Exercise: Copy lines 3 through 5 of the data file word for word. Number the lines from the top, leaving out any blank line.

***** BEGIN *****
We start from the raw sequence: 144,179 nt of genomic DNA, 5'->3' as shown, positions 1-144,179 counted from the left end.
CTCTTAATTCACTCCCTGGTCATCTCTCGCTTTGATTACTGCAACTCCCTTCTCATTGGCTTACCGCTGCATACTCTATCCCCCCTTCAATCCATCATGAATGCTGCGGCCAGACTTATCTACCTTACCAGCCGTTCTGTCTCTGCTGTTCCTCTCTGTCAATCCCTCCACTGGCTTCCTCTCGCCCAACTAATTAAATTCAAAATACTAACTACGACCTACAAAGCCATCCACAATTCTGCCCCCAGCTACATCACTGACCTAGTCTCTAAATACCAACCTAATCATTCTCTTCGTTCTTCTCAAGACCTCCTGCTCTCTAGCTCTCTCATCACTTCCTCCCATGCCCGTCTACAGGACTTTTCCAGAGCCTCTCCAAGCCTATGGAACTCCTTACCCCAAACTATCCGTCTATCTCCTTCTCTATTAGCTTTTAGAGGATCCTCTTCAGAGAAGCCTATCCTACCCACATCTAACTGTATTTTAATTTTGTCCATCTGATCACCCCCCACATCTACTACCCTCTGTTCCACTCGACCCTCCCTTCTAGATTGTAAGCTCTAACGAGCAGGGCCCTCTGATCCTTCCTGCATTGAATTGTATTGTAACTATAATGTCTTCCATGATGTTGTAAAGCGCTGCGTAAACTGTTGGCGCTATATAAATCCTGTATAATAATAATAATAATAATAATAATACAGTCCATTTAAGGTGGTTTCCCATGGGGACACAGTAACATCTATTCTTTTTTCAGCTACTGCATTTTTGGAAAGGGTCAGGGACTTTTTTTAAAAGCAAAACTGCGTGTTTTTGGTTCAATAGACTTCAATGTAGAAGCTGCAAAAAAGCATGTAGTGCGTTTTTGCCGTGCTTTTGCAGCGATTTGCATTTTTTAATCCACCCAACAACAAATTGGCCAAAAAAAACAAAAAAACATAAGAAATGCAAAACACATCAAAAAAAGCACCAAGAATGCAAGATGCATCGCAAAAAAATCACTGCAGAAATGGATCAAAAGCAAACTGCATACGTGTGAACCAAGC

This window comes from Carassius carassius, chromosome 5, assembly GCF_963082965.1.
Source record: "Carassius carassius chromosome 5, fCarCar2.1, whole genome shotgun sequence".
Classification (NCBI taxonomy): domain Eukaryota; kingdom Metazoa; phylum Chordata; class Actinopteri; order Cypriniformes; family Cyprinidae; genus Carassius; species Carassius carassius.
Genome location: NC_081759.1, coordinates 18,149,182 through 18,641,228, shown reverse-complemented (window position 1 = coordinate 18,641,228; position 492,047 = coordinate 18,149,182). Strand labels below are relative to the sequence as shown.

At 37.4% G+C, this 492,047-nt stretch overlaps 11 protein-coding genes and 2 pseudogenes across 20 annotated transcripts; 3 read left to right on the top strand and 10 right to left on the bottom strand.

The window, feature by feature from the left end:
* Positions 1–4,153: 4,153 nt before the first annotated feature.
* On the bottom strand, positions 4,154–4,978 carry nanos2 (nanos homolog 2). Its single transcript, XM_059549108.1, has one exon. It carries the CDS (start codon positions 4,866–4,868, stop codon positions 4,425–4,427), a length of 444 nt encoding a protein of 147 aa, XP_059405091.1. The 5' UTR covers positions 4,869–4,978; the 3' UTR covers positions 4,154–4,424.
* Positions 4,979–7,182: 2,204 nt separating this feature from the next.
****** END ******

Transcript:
This window comes from Carassius carassius, chromosome 5, assembly GCF_963082965.1.
Source record: "Carassius carassius chromosome 5, fCarCar2.1, whole genome shotgun sequence".
Classification (NCBI taxonomy): domain Eukaryota; kingdom Metazoa; phylum Chordata; class Actinopteri; order Cypriniformes; family Cyprinidae; genus Carassius; species Carassius carassius.